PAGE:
The Evolution of the Wooden Ship

Author: Basil Greenhill

Publisher:

ISBN:

Category: History

Page: 239

View: 510

This work touches on the specialized world of wooden-ship building, looking at the endless variations of techniques from country to country, region to region, and over the course of history.

A Short History of the Sailing Ship

Author: Romola Anderson

Publisher: Courier Corporation

ISBN:

Category: Transportation

Page: 212

View: 924

This amply illustrated, nontechnical book traces the evolution of the sailing ship over the course of 6,000 years — from those of ancient Egypt and Crete (4000-1000 B.C.) to the full-rigged clipper ships of the 19th century. The development of northern and southern European vessels is also described. 20 halftones and 134 figures.

The Philosophy of Shipbuilding

Conceptual Approaches to the Study of Wooden Ships

Author: Frederick M. Hocker

Publisher: Texas A&M University Press

ISBN:

Category: History

Page: 183

View: 413

This book is dedicated to J Richard Steffy, a leading figure in the study of ancient shipbuilding, and draws heavily upon his conceptual approach to ship design and construction which places emphasis on the shipwright's personality, culture, technical ability and experiences.

A Short History of Naval and Marine Engineering

Author: Edgar C. Smith

Publisher: Cambridge University Press

ISBN:

Category: Technology & Engineering

Page: 430

View: 586

Originally published in 1938, this book was written to provide an account of the historical development of naval and marine engineering. The material which formed the basis of the text was gathered together from a variety of sources during a period of approximately thirty years. Technical papers, presidential addresses, journals, textbooks, biographies, official regulations, personal letters, reminiscences and previously unpublished manuscripts were all drawn upon to illustrate the many aspects of naval and marine engineering. Numerous illustrative figures are included throughout. This book will be of value to anyone with an interest in the history of engineering.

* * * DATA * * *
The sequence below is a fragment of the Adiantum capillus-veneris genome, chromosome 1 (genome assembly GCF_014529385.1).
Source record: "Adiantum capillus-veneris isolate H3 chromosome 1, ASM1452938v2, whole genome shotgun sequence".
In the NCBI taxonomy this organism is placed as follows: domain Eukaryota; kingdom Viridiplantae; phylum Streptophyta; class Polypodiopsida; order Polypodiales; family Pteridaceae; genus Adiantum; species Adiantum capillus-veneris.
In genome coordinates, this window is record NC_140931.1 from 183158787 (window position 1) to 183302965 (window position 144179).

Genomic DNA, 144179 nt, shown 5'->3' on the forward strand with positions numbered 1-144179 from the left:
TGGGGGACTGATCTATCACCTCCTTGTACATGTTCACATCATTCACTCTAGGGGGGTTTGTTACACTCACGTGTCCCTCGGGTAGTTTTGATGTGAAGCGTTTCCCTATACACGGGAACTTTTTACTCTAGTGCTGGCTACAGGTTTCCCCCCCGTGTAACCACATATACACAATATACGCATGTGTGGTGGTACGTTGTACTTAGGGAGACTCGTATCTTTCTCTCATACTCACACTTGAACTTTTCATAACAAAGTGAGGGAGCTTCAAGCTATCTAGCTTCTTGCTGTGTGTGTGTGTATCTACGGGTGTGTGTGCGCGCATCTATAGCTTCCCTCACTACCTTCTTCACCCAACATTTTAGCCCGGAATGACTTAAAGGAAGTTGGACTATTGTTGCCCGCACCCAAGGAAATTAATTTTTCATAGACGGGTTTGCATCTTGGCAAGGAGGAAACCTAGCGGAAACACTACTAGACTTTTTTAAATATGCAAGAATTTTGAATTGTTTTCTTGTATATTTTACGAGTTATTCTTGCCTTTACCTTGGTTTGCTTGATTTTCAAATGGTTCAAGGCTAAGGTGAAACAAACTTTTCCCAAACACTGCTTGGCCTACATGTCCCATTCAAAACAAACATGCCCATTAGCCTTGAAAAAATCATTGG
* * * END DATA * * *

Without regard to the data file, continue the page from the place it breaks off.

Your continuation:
The Seaforth Bibliography

A Guide to More Than 4000 Works on British Naval History 55BC – 1815

Author: Eugene Rasor

Publisher: Pen and Sword

ISBN:

Category: History

Page: 900

View: 885

This remarkable work is a comprehensive historiographical and bibliographical survey of the most important scholarly and printed materials about the naval and maritime history of England and Great Britain from the earliest times to 1815. More than 4,000 popular, standard and official histories, important articles in journals and periodicals, anthologies, conference, symposium and seminar papers, guides, documents and doctoral theses are covered so that the emphasis is the broadest possible. But the work is far, far more than a listing. The works are all evaluated, assessed and analysed and then integrated into an historical narrative that makes the book a hugely useful reference work for student, scholar, and enthusiast alike. It is divided into twenty-one chapters which cover resource centres, significant naval writers, pre-eminent and general histories, the chronological periods from Julius Caesar through the Vikings, Tudors and Stuarts to Nelson and Bligh, major naval personalities, warships, piracy, strategy and tactics, exploration, discovery and navigation, archaeology and even naval fiction. Quite simply, no-one with an interest and enthusiasm for naval history can afford to be without this book at their side.

Lost Voyages

Two Centuries of Shipwrecks in the Approaches to New York

Author: Bradley Sheard

Publisher: Aqua Quest Publications, Inc.

ISBN:

Category: Transportation

Page: 216

View: 690

Documents hundreds of nineteenth and twentieth century shipwrecks in and around New York's waters

The Sea-Craft of Prehistory

Author: Paul Johnstone

Publisher: Routledge

ISBN:

Category: Social Science

Page: 288

View: 257